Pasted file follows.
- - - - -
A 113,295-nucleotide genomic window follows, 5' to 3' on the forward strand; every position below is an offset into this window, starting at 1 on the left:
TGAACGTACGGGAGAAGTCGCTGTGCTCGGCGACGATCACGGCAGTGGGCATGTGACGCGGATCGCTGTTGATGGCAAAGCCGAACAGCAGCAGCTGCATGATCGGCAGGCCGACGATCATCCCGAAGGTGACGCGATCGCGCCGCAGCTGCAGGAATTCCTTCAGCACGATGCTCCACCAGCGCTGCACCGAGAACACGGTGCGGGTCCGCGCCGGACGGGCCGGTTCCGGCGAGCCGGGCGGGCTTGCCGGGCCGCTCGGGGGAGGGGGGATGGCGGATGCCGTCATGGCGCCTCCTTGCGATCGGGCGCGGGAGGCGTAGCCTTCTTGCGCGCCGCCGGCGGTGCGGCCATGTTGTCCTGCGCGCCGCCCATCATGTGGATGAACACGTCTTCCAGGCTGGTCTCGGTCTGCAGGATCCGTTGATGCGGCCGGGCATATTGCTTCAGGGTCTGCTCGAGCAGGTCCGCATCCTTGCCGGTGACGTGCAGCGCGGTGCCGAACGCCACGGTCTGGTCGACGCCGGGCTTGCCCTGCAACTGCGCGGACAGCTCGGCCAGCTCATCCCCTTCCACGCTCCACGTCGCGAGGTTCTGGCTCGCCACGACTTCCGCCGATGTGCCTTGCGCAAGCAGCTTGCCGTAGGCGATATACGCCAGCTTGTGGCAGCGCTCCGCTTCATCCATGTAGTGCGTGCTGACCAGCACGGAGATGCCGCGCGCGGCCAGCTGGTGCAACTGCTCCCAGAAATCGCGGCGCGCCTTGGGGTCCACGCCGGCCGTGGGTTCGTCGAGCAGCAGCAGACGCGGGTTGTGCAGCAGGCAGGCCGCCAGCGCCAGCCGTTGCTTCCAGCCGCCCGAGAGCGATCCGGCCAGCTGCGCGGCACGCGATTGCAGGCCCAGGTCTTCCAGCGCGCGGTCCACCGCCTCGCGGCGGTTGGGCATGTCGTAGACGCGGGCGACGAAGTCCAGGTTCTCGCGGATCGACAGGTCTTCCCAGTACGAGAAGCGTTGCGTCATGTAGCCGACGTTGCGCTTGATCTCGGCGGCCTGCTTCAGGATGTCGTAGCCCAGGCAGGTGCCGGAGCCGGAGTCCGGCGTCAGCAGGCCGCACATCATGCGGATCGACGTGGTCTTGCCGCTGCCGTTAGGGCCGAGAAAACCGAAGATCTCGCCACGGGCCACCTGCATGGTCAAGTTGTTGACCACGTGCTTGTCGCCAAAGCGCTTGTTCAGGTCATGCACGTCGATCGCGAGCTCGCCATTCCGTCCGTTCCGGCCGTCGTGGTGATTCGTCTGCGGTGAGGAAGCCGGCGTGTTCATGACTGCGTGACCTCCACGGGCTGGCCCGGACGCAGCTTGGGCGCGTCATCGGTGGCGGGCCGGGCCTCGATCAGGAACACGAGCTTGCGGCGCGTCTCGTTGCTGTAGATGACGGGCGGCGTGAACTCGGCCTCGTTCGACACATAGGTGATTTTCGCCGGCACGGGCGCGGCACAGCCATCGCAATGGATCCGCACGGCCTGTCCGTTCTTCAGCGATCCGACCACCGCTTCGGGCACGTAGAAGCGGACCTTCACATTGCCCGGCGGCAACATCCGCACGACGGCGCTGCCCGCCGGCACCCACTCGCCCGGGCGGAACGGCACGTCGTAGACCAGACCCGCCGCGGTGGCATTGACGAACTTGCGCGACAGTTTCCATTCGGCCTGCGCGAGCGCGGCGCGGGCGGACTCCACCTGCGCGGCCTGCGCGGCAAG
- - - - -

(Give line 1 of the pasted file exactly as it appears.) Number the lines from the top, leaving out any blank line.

A 113,295-nucleotide genomic window follows, 5' to 3' on the forward strand; every position below is an offset into this window, starting at 1 on the left: